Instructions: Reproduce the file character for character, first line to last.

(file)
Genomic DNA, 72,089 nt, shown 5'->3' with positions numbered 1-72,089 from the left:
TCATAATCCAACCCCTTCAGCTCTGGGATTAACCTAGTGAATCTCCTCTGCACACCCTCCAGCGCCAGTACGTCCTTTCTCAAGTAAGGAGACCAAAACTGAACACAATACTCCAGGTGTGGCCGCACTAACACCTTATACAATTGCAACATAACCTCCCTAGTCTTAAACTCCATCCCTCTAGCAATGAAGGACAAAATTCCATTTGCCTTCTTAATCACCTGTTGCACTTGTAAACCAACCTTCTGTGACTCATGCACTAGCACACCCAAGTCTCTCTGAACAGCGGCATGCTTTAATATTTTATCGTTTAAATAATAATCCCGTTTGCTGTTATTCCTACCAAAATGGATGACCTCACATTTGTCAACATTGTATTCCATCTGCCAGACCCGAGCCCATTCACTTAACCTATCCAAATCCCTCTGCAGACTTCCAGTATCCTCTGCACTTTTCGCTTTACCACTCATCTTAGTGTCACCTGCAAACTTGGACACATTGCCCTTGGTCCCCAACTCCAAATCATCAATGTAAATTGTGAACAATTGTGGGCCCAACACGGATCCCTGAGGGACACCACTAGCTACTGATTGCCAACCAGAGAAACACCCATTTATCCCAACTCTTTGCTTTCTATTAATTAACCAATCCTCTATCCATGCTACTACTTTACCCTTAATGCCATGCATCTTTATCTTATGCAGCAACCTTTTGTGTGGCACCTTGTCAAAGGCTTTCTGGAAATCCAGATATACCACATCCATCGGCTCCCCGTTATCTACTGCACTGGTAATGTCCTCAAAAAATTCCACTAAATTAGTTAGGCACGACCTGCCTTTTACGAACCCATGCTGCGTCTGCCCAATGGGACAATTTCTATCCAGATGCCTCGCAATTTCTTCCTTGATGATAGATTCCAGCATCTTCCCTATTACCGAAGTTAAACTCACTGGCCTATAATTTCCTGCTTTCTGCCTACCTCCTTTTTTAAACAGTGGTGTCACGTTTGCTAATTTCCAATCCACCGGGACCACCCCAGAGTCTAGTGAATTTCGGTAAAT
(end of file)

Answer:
Genomic DNA, 72,089 nt, shown 5'->3' with positions numbered 1-72,089 from the left:
TCATAATCCAACCCCTTCAGCTCTGGGATTAACCTAGTGAATCTCCTCTGCACACCCTCCAGCGCCAGTACGTCCTTTCTCAAGTAAGGAGACCAAAACTGAACACAATACTCCAGGTGTGGCCGCACTAACACCTTATACAATTGCAACATAACCTCCCTAGTCTTAAACTCCATCCCTCTAGCAATGAAGGACAAAATTCCATTTGCCTTCTTAATCACCTGTTGCACTTGTAAACCAACCTTCTGTGACTCATGCACTAGCACACCCAAGTCTCTCTGAACAGCGGCATGCTTTAATATTTTATCGTTTAAATAATAATCCCGTTTGCTGTTATTCCTACCAAAATGGATGACCTCACATTTGTCAACATTGTATTCCATCTGCCAGACCCGAGCCCATTCACTTAACCTATCCAAATCCCTCTGCAGACTTCCAGTATCCTCTGCACTTTTCGCTTTACCACTCATCTTAGTGTCACCTGCAAACTTGGACACATTGCCCTTGGTCCCCAACTCCAAATCATCAATGTAAATTGTGAACAATTGTGGGCCCAACACGGATCCCTGAGGGACACCACTAGCTACTGATTGCCAACCAGAGAAACACCCATTTATCCCAACTCTTTGCTTTCTATTAATTAACCAATCCTCTATCCATGCTACTACTTTACCCTTAATGCCATGCATCTTTATCTTATGCAGCAACCTTTTGTGTGGCACCTTGTCAAAGGCTTTCTGGAAATCCAGATATACCACATCCATCGGCTCCCCGTTATCTACTGCACTGGTAATGTCCTCAAAAAATTCCACTAAATTAGTTAGGCACGACCTGCCTTTTACGAACCCATGCTGCGTCTGCCCAATGGGACAATTTCTATCCAGATGCCTCGCAATTTCTTCCTTGATGATAGATTCCAGCATCTTCCCTATTACCGAAGTTAAACTCACTGGCCTATAATTTCCTGCTTTCTGCCTACCTCCTTTTTTAAACAGTGGTGTCACGTTTGCTAATTTCCAATCCACCGGGACCACCCCAGAGTCTAGTGAATTTCGGTAAAT